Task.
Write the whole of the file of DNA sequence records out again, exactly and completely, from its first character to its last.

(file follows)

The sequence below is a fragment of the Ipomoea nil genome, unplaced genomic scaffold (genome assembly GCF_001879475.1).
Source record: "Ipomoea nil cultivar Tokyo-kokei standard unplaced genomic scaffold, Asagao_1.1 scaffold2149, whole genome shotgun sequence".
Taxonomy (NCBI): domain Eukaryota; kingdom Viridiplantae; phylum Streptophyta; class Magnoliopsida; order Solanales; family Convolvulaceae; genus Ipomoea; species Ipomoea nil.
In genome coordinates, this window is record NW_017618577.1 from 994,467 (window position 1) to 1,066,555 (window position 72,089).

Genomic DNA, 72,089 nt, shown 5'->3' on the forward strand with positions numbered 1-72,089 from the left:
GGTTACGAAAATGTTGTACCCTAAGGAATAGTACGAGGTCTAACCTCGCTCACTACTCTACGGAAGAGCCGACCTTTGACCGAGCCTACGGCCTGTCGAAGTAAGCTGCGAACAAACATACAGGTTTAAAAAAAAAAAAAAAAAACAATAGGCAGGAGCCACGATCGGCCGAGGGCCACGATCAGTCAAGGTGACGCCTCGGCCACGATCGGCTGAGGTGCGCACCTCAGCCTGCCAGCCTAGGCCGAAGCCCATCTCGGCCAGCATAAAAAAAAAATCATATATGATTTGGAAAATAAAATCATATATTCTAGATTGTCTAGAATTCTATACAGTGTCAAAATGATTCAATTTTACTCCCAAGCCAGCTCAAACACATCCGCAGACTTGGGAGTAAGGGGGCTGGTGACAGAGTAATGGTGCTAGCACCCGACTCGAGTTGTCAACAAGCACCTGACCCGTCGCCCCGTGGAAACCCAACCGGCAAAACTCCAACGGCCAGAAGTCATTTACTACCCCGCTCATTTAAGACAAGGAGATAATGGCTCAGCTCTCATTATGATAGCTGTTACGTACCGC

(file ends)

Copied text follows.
The sequence below is a fragment of the Ipomoea nil genome, unplaced genomic scaffold (genome assembly GCF_001879475.1).
Source record: "Ipomoea nil cultivar Tokyo-kokei standard unplaced genomic scaffold, Asagao_1.1 scaffold2149, whole genome shotgun sequence".
Taxonomy (NCBI): domain Eukaryota; kingdom Viridiplantae; phylum Streptophyta; class Magnoliopsida; order Solanales; family Convolvulaceae; genus Ipomoea; species Ipomoea nil.
In genome coordinates, this window is record NW_017618577.1 from 994,467 (window position 1) to 1,066,555 (window position 72,089).

Genomic DNA, 72,089 nt, shown 5'->3' on the forward strand with positions numbered 1-72,089 from the left:
GGTTACGAAAATGTTGTACCCTAAGGAATAGTACGAGGTCTAACCTCGCTCACTACTCTACGGAAGAGCCGACCTTTGACCGAGCCTACGGCCTGTCGAAGTAAGCTGCGAACAAACATACAGGTTTAAAAAAAAAAAAAAAAAACAATAGGCAGGAGCCACGATCGGCCGAGGGCCACGATCAGTCAAGGTGACGCCTCGGCCACGATCGGCTGAGGTGCGCACCTCAGCCTGCCAGCCTAGGCCGAAGCCCATCTCGGCCAGCATAAAAAAAAAATCATATATGATTTGGAAAATAAAATCATATATTCTAGATTGTCTAGAATTCTATACAGTGTCAAAATGATTCAATTTTACTCCCAAGCCAGCTCAAACACATCCGCAGACTTGGGAGTAAGGGGGCTGGTGACAGAGTAATGGTGCTAGCACCCGACTCGAGTTGTCAACAAGCACCTGACCCGTCGCCCCGTGGAAACCCAACCGGCAAAACTCCAACGGCCAGAAGTCATTTACTACCCCGCTCATTTAAGACAAGGAGATAATGGCTCAGCTCTCATTATGATAGCTGTTACGTACCGC